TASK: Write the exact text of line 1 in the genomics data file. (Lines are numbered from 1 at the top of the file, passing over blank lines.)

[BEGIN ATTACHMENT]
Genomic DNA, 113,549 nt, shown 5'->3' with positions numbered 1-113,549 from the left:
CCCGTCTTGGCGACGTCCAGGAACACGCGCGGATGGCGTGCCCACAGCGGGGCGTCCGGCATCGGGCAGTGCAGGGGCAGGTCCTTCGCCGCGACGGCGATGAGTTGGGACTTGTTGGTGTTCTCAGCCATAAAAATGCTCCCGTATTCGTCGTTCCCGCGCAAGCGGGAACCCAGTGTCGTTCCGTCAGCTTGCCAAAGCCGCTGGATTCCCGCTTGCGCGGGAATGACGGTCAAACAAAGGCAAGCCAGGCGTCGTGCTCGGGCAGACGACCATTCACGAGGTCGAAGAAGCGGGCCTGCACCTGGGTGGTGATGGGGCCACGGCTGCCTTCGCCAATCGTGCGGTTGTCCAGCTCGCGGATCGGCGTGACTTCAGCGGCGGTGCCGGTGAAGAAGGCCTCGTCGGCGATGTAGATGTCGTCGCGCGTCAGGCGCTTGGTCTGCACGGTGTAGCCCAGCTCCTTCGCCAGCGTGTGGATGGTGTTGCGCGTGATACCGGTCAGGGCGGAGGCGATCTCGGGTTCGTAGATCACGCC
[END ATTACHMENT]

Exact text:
Genomic DNA, 113,549 nt, shown 5'->3' with positions numbered 1-113,549 from the left: